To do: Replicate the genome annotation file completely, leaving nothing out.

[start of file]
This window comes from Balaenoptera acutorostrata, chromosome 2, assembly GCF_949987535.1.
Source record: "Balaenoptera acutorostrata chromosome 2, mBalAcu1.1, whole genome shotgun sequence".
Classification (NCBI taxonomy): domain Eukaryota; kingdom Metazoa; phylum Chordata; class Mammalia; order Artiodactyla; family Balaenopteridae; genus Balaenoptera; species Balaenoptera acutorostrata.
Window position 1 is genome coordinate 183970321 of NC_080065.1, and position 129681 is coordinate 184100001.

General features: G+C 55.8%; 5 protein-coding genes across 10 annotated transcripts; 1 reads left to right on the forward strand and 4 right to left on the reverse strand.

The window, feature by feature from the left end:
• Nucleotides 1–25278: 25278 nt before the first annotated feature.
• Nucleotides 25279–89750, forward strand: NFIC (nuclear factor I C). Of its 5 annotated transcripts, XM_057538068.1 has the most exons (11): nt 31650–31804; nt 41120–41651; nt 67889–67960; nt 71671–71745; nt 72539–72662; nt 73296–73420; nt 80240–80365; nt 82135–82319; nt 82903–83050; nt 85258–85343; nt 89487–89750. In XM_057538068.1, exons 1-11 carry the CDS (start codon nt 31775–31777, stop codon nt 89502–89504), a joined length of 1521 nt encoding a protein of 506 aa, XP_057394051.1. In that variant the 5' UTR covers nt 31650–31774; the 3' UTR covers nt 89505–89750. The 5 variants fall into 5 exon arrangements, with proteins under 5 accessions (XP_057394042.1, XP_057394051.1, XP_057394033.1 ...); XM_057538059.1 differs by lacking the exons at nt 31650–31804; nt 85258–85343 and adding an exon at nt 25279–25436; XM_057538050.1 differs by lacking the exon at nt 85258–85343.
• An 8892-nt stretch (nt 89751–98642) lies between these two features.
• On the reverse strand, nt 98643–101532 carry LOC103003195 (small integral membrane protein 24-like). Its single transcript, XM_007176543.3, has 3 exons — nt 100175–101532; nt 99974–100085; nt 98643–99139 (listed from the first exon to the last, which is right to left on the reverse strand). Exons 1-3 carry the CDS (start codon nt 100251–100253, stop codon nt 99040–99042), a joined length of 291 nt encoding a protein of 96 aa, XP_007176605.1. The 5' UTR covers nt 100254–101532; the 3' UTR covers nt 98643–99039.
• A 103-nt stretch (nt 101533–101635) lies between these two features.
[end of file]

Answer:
This window comes from Balaenoptera acutorostrata, chromosome 2, assembly GCF_949987535.1.
Source record: "Balaenoptera acutorostrata chromosome 2, mBalAcu1.1, whole genome shotgun sequence".
Classification (NCBI taxonomy): domain Eukaryota; kingdom Metazoa; phylum Chordata; class Mammalia; order Artiodactyla; family Balaenopteridae; genus Balaenoptera; species Balaenoptera acutorostrata.
Window position 1 is genome coordinate 183970321 of NC_080065.1, and position 129681 is coordinate 184100001.

General features: G+C 55.8%; 5 protein-coding genes across 10 annotated transcripts; 1 reads left to right on the forward strand and 4 right to left on the reverse strand.

The window, feature by feature from the left end:
• Nucleotides 1–25278: 25278 nt before the first annotated feature.
• Nucleotides 25279–89750, forward strand: NFIC (nuclear factor I C). Of its 5 annotated transcripts, XM_057538068.1 has the most exons (11): nt 31650–31804; nt 41120–41651; nt 67889–67960; nt 71671–71745; nt 72539–72662; nt 73296–73420; nt 80240–80365; nt 82135–82319; nt 82903–83050; nt 85258–85343; nt 89487–89750. In XM_057538068.1, exons 1-11 carry the CDS (start codon nt 31775–31777, stop codon nt 89502–89504), a joined length of 1521 nt encoding a protein of 506 aa, XP_057394051.1. In that variant the 5' UTR covers nt 31650–31774; the 3' UTR covers nt 89505–89750. The 5 variants fall into 5 exon arrangements, with proteins under 5 accessions (XP_057394042.1, XP_057394051.1, XP_057394033.1 ...); XM_057538059.1 differs by lacking the exons at nt 31650–31804; nt 85258–85343 and adding an exon at nt 25279–25436; XM_057538050.1 differs by lacking the exon at nt 85258–85343.
• An 8892-nt stretch (nt 89751–98642) lies between these two features.
• On the reverse strand, nt 98643–101532 carry LOC103003195 (small integral membrane protein 24-like). Its single transcript, XM_007176543.3, has 3 exons — nt 100175–101532; nt 99974–100085; nt 98643–99139 (listed from the first exon to the last, which is right to left on the reverse strand). Exons 1-3 carry the CDS (start codon nt 100251–100253, stop codon nt 99040–99042), a joined length of 291 nt encoding a protein of 96 aa, XP_007176605.1. The 5' UTR covers nt 100254–101532; the 3' UTR covers nt 98643–99039.
• A 103-nt stretch (nt 101533–101635) lies between these two features.